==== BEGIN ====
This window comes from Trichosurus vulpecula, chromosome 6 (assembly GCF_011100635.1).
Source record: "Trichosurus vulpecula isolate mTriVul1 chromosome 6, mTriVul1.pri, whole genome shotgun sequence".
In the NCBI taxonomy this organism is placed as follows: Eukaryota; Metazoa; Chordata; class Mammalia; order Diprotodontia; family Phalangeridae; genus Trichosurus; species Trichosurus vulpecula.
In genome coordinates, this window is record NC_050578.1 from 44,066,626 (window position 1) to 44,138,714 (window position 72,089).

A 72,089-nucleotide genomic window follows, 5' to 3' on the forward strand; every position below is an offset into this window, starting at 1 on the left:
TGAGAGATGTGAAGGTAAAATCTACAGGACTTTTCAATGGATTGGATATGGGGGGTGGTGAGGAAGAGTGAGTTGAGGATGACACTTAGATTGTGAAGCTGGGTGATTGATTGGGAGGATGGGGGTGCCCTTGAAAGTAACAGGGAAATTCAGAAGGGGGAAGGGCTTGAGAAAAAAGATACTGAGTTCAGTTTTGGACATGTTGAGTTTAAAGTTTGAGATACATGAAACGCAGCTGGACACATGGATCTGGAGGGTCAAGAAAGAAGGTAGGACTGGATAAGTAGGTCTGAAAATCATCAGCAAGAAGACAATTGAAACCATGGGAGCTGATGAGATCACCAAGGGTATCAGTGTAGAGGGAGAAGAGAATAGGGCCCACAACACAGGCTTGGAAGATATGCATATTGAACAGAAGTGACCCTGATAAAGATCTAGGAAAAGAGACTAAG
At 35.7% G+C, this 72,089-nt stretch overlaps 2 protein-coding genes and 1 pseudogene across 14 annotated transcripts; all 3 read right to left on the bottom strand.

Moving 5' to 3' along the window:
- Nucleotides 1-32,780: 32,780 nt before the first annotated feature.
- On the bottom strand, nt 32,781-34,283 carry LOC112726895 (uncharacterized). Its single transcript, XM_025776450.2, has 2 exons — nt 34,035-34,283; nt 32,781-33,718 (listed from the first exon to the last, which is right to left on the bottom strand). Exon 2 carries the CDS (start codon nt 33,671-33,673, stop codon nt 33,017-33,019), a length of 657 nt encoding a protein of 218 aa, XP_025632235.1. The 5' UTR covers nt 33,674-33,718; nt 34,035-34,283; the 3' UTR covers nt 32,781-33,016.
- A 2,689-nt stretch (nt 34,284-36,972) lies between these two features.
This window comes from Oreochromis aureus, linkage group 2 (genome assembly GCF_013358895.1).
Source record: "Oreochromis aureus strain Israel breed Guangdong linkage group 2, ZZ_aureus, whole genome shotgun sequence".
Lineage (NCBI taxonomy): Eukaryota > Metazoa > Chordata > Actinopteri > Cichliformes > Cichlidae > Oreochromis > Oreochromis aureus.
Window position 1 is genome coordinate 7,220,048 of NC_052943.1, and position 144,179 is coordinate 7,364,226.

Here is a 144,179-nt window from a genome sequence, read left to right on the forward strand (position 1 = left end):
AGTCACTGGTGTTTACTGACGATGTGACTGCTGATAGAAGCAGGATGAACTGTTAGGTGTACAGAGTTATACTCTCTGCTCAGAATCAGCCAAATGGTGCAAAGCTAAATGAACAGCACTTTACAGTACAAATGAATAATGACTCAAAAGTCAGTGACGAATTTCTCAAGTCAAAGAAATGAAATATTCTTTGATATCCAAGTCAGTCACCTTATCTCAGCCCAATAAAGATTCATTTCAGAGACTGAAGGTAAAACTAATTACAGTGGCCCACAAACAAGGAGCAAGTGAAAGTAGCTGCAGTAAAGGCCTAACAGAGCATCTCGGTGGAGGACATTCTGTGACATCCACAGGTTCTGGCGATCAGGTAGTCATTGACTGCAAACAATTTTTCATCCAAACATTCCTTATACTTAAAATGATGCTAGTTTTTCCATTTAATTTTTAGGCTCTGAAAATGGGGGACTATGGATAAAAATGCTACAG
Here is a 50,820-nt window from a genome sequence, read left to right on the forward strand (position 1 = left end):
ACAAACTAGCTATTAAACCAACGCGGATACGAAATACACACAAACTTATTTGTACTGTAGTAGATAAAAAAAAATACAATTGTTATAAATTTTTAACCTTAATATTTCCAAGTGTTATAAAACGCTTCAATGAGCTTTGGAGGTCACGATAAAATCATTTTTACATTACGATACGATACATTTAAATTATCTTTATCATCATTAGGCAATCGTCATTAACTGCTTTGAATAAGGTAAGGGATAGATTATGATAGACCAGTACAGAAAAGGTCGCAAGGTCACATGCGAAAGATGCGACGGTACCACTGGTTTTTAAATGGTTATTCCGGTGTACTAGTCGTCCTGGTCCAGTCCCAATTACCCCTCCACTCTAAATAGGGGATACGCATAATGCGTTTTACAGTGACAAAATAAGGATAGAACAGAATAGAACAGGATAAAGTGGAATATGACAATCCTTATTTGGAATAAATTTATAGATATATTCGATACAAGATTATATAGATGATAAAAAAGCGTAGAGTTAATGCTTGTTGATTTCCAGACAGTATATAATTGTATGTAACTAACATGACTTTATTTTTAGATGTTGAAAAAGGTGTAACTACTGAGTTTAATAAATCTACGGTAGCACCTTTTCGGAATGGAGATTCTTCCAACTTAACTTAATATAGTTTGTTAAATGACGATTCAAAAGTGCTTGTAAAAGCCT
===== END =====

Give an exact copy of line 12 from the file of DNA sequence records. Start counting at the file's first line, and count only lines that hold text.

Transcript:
This window comes from Oreochromis aureus, linkage group 2 (genome assembly GCF_013358895.1).